• Thebruce1314
    2018-12-29 04:37

    I didn't know that graphic versions of operas existed; there's a whole new world to explore! This was given to me as an anniversary gift by my husband, with tickets to a COC production tucked into the front cover, so for that alone I would give it five stars! I love the idea of the story, and the way in which the artwork is used to propel the plot without words occasionally. The story, convoluted as it is, is still a little hard to follow at times and, while the artwork is lovely, I would have preferred more detailed and colourful settings to match the fantastical storyline. Small complaints aside, this is my favourite opera and I will certainly be giving the book pride of place on my shelf.

  • Jeff
    2018-12-23 05:47

    While I love Craig Russell's art, and admire his ambition in tackling "The Magic Flute" in graphic novel form, somehow the final product is good, but not necessarily great. In a lot of ways, I think the story, which may work very well as an opera, is considerably weaker when rendered in this more strictly narrative form. That is to say, the plot simply isn't complex or interesting enough to warrant the wonderfully detailed artwork. I'm still looking forward to reading the additional volumes in the series of Russell's opera adaptations, but this initial volume doesn't quite come together for me.

  • Paul
    2019-01-07 08:40

    P. Craig Russell takes risks and you can tell when one of his books is a labor of love.He does both in this adaptation of an Opera... who knew you could sell Opera to comic book fans? Well, apparently P. Craig Russell did and he gives us fans a beautiful book with fantastic art.I don't think I've ever been dissapointed in one of the books he's adapted, and I'll continue to be a fan of his for as long as he keeps em coming or for as long as I'm still around. Whicever comes first, place your bets folks.He also takes risks with his "Night Music" graphic novels, but that's a review for another day.

  • Cindi
    2019-01-04 10:29

    I checked this out of the library so I could understand the meaning of a snippet of opera that I watched on YouTube. I didn't realize that it was a graphic novel.I really liked the story of the magic flute and having pictures definitely helped me understand the meanings of things. That said, I'm not a huge fan of the graphic novel. Still, I was glad to be able to understand "The Magic Flute" and would like to see the whole opera.

  • Lynnette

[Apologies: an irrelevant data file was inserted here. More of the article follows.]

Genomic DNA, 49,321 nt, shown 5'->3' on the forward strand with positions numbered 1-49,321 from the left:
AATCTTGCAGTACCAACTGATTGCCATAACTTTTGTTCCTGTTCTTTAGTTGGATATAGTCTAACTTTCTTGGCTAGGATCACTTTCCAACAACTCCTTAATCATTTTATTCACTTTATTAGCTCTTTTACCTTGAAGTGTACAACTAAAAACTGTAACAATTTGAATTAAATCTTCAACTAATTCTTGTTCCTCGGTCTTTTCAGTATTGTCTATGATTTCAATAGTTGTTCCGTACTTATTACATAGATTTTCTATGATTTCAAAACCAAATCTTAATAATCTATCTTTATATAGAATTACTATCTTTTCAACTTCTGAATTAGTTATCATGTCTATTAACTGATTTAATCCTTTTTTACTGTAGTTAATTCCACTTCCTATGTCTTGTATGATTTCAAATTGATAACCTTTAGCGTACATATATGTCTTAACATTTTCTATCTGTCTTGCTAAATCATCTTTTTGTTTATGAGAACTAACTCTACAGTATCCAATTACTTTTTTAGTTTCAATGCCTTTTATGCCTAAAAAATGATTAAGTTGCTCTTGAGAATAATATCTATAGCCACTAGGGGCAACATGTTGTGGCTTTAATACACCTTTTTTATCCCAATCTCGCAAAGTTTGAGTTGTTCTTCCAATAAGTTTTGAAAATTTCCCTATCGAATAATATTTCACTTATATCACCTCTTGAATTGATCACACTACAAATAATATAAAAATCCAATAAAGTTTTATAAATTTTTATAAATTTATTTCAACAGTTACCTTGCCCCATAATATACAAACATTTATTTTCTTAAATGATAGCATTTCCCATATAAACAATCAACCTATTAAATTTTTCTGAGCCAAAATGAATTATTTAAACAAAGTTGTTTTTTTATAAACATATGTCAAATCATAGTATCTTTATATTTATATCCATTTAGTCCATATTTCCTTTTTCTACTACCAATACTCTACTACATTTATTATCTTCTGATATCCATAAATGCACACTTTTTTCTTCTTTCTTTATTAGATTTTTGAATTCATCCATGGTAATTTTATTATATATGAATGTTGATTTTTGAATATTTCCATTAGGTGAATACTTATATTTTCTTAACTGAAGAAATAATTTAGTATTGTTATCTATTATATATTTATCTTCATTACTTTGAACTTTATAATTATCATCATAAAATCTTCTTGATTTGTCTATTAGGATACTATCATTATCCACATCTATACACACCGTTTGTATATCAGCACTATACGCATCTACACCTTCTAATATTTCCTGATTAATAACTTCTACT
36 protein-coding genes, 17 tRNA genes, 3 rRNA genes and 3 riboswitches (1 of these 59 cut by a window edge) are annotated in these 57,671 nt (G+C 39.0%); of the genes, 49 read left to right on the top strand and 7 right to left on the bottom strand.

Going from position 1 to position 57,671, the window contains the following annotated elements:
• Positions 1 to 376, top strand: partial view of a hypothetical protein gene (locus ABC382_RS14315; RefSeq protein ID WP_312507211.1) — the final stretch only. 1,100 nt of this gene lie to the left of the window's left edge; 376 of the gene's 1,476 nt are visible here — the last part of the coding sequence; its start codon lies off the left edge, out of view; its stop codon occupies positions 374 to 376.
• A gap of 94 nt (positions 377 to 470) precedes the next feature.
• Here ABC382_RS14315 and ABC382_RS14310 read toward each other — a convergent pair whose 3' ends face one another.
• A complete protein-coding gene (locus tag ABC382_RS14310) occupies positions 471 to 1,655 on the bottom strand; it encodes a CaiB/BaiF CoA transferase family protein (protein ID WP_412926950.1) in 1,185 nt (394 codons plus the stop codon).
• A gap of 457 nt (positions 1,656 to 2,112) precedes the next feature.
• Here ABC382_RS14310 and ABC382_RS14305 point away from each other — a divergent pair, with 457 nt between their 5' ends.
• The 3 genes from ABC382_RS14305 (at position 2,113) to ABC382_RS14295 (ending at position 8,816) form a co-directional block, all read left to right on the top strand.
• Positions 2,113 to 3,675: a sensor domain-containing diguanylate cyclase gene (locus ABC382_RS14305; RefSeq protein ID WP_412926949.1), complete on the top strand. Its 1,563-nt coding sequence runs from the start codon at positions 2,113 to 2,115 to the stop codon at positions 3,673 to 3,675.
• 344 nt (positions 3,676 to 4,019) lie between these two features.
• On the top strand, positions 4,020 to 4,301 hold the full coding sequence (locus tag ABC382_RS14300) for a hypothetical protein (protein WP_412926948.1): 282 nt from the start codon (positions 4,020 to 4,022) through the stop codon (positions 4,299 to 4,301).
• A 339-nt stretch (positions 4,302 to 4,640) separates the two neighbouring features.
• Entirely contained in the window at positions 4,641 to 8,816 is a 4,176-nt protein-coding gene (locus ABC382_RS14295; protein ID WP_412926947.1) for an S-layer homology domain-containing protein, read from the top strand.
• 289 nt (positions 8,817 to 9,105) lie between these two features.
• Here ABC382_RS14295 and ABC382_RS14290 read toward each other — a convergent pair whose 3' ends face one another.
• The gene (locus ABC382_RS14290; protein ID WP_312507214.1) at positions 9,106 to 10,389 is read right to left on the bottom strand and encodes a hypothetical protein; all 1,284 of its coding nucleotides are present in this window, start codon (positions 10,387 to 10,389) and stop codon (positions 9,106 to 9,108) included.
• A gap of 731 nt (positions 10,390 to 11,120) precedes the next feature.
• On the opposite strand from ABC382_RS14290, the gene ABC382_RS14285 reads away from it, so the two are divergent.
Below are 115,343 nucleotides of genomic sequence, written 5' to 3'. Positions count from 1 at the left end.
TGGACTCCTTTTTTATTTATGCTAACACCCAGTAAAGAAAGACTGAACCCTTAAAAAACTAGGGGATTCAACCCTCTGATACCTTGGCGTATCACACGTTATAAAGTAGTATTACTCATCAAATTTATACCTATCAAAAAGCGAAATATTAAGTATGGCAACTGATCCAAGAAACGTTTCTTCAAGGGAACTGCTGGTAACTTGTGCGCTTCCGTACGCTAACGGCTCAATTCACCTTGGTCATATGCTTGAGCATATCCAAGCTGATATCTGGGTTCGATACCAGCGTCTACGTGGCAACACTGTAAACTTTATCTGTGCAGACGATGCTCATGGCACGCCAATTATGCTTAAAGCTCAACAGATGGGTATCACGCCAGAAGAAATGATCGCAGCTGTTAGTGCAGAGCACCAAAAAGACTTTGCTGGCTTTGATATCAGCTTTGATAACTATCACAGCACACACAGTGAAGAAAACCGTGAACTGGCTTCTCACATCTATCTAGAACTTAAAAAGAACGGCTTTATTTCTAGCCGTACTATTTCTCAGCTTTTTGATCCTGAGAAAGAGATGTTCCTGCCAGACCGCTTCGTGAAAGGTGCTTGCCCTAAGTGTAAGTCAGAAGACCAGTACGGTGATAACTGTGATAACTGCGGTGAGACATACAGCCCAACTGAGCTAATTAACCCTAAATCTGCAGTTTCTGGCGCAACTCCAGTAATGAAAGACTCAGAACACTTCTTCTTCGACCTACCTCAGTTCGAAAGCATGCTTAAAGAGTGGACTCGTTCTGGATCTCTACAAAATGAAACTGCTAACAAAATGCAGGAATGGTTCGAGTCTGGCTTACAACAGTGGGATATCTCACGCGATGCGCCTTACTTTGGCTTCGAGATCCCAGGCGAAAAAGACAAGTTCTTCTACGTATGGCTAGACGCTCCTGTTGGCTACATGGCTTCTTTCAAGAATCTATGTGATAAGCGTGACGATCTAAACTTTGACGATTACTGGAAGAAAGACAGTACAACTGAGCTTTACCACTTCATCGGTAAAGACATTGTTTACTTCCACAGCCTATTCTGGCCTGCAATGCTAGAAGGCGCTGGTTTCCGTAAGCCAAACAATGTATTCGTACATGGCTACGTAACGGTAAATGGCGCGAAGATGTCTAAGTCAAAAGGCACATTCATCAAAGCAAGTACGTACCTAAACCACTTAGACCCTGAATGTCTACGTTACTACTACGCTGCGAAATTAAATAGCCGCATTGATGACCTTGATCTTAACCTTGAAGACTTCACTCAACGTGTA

2019-01-19 11:42

    An interesting comic book adaption of Mozart's famous opera. It's a well illustrated book. This might help interest high schoolers in opera. I would not recommend younger children read it because of the violence, occasional swearing, and some adult themes. I'm definitely going to check out more of this author's books.

  • Bob
    2018-12-23 07:35

    I first heard The Queen of the Night in a Don Johnson movie, of all places, and have loved Mozart's music ever since. I wondered what the story behind the music was, so I read this book to find out. The book explained this well. The plot was definitely different (as in, really strange) but the music is -- and forever will be -- among the greatest ever written.

  • Heather
    2019-01-19 05:32

    I saw the opera over ten years ago, so at this point I can't really compare the book to the opera since I don't remember the performance well. On the surface, it's a simple good vs. evil story, but has some interesting turns--and who wouldn't love Papageno? Wonderful illustrations make this a fun, quick read.

  • Blake
    2019-01-14 08:54

    I don't know what it is about P. Craig Russell's art that I love so freaking much. It's not like anything else in comics, and I'd probably read a cooking book if he illustrated it.

  • Michael Ritchie
    2019-01-12 04:47

    Russell's illustrations perfectly picture what I think of when I think of a realm of fantasy. Gorgeous adaptation.

  • L
    2018-12-27 06:54

    Story: 2 starsArt: 2 stars

  • Peacegal
    2019-01-23 10:50

    I did not care for the story, but I enjoyed the illustrations, which were reminiscent of 1960s concert poster art.